“When I go into a building—especially a new building—it’s one of the most stressful experiences of my life,” said Gus Chalkias. “I have no idea the layout, I have no idea where I’m supposed to go.”

Chalkias is blind. Google Maps can get him to his desired location, but once inside, he’s lost. There are times, he says, when he doesn’t know where he is at the end of the day.

As of now, all the apps, devices, and wearables out there don’t meet Chalkias’s needs. That’s why he has volunteered to work as one of four exemplars for AT&T’s latest app challenge, which is offering up $100,000 for technology specifically aimed at aiding those with disabilities. In a partnership with NYU’s Assistive Technology and Ability Lab, AT&T is putting out a call to developers to create new apps or devices aimed at what Chalkias calls “atypical users”—other disabled people like him. Submissions will be due at the beginning of July, and AT&T will announce the winner on July 26, the 25th anniversary of the Americans With Disabilities Act.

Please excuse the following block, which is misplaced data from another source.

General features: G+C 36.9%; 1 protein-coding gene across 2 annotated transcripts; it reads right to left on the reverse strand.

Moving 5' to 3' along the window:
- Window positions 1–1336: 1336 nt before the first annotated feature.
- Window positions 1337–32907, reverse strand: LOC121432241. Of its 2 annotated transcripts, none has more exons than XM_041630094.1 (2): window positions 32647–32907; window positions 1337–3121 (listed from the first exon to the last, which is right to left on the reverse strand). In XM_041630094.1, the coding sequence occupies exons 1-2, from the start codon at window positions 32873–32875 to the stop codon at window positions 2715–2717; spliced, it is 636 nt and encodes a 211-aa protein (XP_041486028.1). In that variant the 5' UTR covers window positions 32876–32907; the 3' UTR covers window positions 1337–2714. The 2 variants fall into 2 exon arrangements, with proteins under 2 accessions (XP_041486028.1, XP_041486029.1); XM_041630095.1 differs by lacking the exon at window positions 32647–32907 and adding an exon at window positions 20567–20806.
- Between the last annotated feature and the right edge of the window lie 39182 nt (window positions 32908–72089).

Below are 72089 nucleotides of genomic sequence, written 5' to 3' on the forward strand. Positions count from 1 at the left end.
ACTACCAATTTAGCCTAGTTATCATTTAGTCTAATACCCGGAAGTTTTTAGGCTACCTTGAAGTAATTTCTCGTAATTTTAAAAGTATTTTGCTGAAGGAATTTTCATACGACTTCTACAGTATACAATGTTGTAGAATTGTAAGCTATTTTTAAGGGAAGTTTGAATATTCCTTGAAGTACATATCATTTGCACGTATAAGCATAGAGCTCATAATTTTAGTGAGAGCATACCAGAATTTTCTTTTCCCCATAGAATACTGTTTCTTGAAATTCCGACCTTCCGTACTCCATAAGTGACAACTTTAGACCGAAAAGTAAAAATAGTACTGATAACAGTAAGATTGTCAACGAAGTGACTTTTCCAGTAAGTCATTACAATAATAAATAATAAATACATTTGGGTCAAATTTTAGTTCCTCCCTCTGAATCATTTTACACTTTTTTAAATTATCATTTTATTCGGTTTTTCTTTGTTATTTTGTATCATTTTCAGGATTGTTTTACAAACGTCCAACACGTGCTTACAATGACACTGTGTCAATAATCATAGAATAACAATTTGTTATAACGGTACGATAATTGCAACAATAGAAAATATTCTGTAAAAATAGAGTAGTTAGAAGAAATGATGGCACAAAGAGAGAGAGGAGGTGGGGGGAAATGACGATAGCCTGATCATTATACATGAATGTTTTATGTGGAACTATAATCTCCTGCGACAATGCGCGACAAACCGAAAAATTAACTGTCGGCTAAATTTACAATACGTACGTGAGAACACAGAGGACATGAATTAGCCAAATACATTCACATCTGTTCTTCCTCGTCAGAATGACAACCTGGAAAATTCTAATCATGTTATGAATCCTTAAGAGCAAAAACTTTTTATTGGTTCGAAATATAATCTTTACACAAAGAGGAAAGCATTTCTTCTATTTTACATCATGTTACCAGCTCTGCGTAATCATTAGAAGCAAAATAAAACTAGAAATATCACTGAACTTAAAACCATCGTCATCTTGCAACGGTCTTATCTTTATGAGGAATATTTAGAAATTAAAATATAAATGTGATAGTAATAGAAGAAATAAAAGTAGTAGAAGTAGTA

Technology for the disabled is often created without the input of the people whom it’s supposed to serve. AT&T didn’t want to operate in a vacuum. In addition to Chalkias, AT&T has, with the help of the Ability Lab, solicited the services of three other “exemplars,” one with cerebral palsy, another who is autistic, and another with multiple sclerosis. “We have these exemplars to showcase different types of challenges that different disability communities face, and types of solutions that can help them in their daily lives,” Marissa Shorenstein, president AT&T New York, told Fast Company. With the launch of the challenge, AT&T has released a series of videos featuring each of the exemplars, hoping to not only raise awareness but spark ideas.

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